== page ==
The New Record From Minneapolis Brothers The Cactus Blossoms ‘Easy Way’ Reviewed: The Band’s New Music For The First Time in Three Years!
The Cactus Blossoms are Minneapolis brothers Jack Torrey and Page Burkum. If the name they’ve chosen to perform under sounds like something from a bygone era, then that would also be a fair reflection of their creative output. Vintage, retro, throwback, classic – all words you could use to describe the style of their music. But they’re not a tribute act or a copycat band. While they draw their inspiration from the sounds of the past, they combine it with contemporary themes to deliver something familiar yet fresh. They’ll happily use period instruments, for example, but they’re not prisoners to them. “Easy Way” is the follow up to 2016’s successful “You’re Dreaming”. For the new album Jack and Page have taken on the producer role themselves, and there’s a clear development in their sound. Where “You’re Dreaming” had a very clean sound reminiscent of the late 50’s or early 60’s, “Easy Way” has more of a shimmer to it, a hazy and at times almost dreamy feel that’s closer to mid 60’s period America.
“Desperado” opens the album. It starts with just a strumming guitar for a few bars, and then the voices come in, then a little percussion…. The track steadily builds its arrangement, it feels like a bunch of friends have met together for a jam and each one joins in when they’re ready to add to the song. I don’t mean for that to sound like it’s just been thrown together; more that it feels like a group of people relaxed in each other’s company and making great music together. It’s a feel that that runs throughout the album, and it feels great – it’s a really refreshing vibe they’ve managed to capture.
The Cactus Blossoms are often compared to the Everly Brothers – you only have to hear them sing to know why. The second track on the album, “I’m Calling You”, could easily have been one of Phil & Don’s lighter sounding numbers, which contrasts with its darker lyrical theme. “Too late for drinkin’, too soon for coffee/ I’ve been up for a few/Five o’clock in the morning/And I’m calling you”, as the protagonist struggles with loneliness and dark places of the soul in the hours before dawn. The sound changes again with track 3, “Please Don’t Call Me Crazy”, with its opening guitar riff all shimmer, edge and distortion leading into this heavier, rockier number. It’s a strong, impactful and most of all catchy song that was understandably selected as the lead-off single from the album. It reminds me a little of some of Marty Stuart’s recent work too.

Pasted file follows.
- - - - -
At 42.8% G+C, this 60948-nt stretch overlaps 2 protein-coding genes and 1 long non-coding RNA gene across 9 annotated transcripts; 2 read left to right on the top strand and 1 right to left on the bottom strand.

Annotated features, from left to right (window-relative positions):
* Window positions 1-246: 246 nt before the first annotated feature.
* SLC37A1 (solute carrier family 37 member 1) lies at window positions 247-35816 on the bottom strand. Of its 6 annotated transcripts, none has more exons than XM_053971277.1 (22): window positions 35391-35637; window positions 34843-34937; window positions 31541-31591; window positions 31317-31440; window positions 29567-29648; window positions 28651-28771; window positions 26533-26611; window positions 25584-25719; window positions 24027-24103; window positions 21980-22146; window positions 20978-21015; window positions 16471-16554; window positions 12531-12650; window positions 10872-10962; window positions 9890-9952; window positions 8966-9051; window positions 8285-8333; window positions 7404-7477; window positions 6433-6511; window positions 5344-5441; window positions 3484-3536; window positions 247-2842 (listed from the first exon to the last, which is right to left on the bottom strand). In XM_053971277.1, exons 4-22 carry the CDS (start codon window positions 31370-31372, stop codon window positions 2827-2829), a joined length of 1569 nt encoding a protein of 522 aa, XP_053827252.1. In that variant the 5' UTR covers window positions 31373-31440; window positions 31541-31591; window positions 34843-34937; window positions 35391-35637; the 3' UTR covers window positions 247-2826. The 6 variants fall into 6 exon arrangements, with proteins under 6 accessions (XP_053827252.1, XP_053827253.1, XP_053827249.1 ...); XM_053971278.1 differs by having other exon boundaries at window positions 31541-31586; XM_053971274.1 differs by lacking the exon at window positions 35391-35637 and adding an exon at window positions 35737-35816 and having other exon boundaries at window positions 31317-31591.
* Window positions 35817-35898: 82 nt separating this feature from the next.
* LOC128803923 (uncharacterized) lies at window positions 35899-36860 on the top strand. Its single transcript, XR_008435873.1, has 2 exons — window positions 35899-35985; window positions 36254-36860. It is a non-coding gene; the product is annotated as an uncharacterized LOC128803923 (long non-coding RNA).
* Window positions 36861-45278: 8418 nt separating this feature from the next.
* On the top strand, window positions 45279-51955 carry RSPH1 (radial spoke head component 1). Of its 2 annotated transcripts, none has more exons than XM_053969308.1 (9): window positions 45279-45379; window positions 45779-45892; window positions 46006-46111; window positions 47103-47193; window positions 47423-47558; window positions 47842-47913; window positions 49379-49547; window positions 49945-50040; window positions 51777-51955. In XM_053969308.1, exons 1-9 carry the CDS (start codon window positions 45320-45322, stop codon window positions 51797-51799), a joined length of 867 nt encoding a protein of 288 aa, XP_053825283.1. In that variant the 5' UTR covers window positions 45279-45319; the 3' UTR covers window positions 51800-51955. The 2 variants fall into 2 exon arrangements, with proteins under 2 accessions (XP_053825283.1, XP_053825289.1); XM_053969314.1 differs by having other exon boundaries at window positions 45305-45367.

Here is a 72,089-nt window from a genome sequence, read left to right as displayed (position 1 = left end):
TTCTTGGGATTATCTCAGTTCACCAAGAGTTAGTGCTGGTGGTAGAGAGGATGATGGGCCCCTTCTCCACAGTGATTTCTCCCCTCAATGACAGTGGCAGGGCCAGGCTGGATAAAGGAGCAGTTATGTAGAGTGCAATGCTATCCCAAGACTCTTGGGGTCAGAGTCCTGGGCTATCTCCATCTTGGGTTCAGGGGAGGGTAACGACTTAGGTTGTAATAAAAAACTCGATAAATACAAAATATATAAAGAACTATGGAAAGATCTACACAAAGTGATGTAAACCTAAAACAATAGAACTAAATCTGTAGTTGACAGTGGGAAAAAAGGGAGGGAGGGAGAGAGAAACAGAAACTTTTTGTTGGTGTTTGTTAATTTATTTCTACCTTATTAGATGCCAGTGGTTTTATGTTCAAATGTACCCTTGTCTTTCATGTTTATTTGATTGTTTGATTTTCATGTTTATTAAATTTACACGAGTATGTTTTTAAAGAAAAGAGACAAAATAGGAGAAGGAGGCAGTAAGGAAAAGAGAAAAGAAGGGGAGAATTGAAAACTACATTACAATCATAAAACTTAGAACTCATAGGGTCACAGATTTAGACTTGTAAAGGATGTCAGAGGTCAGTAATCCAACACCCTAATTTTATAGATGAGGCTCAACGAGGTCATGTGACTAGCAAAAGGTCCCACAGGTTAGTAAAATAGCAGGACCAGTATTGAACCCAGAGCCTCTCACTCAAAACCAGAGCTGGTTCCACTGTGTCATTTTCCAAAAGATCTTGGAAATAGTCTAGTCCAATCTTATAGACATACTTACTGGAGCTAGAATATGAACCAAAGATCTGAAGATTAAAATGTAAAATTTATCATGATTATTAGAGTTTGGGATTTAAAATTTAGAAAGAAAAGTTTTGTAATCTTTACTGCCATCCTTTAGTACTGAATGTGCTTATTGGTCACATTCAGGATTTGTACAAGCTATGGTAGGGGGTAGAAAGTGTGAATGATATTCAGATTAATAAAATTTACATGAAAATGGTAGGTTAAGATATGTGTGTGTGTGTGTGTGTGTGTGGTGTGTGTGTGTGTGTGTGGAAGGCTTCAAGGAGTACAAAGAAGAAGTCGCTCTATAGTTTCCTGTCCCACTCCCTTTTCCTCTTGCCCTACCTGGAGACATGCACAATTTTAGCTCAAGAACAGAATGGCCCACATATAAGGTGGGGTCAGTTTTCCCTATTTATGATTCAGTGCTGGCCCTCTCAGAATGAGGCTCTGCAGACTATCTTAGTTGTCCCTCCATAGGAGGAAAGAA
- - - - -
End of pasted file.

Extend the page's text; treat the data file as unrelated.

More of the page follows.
“Got A Lotta Love” is a hazy, laid back song helped in part by the addition of an organ down in the mix beneath a clean electric lead guitar, with a rhythm like a horse’s steady trot and a matching clip-clop percussion track. The brothers’ vocals are often just behind the beat, accentuating the whole held-back, take your time mood of the song. The album’s title track, “Easy Way”, slows things down further. Saxophone (from jazz saxophonist Michael Lewis) and what sounds like a vibraphone in the arrangement give things a slightly jazzy feel, and it’s all underpinned by a languid waltz-time beat. Jack and Page switch their voices from harmony in the verses to an overlapping layering in the chorus. Where the verse has quite an open, roomy sound, the chorus rises euphorically in comparison as if to drive home the sentiment in the lyric, “Love is here to stay/ Love won’t go away”
As you go through the album you pick up all kinds of references in the instrumentation and arrangements. There’s a little of Roger McGuinn’s 12-string Rickenbacker sound in the bridge in “Downtown”. “Boomerang”, the longest track on the album, has room for 2 distinct guitar solos – the first has a Duane Eddy, right down in your boots twang, while the second is more of a bright, George Harrison kind of sound. I get the impression that the brothers enjoyed trying a little of this here, a little of that over there, just finding out for themselves how to pick up some recognisable styles and sounds and adapting them to their own. They’ve done a great job. It all just…works.
“See It Through” is probably my favourite song on the album. The tempo, the groove, the vocal phrasing, the harmonies, the lyrical theme… It’s just a lovely song, and the pedal steel and electric guitars combine beautifully. “I Am The Road” has a Don Williams style to it (think “I Recall A Gypsy Woman”), while the track that closes the album, ”Blue As The Ocean”, has shades of the Beatles’ “This Boy” or, more recently, REM’s “Everybody Hurts”.
I like this album. I like it a lot. If you want a new workout soundtrack for the gym then you’d better jog on, because this isn’t it. “Easy Way” is a wonderfully evocative collection of songs whose lyrics at times contrast with the more innocent times in which the sounds are rooted. When an album is described as “sparse” it tends to indicate a very simple arrangement and while that was largely true of the previous album, and effectively so, “Easy Way” manages to build on and develop the sound but without it ever becoming busy or cluttered. The combination of Jack and Page’s voices fits the music like a glove. They’ve managed to produce an album that’s retro, but not slavishly so. It’s throwback, but not throw-away; it echoes the past without becoming pastiche. “Easy Way” is a delight from start to finish.
2.I’m Calling You
3. Please Don’t Call Me Crazy
4. Got A Lotta Love
5. Easy Way
8. See It Through
9. I Am The Road
10. Blue As The Ocean
See It Through, Please Don’t Call Me Crazy, Got A Lotta Love
Six Shooter Rating
9 out of 10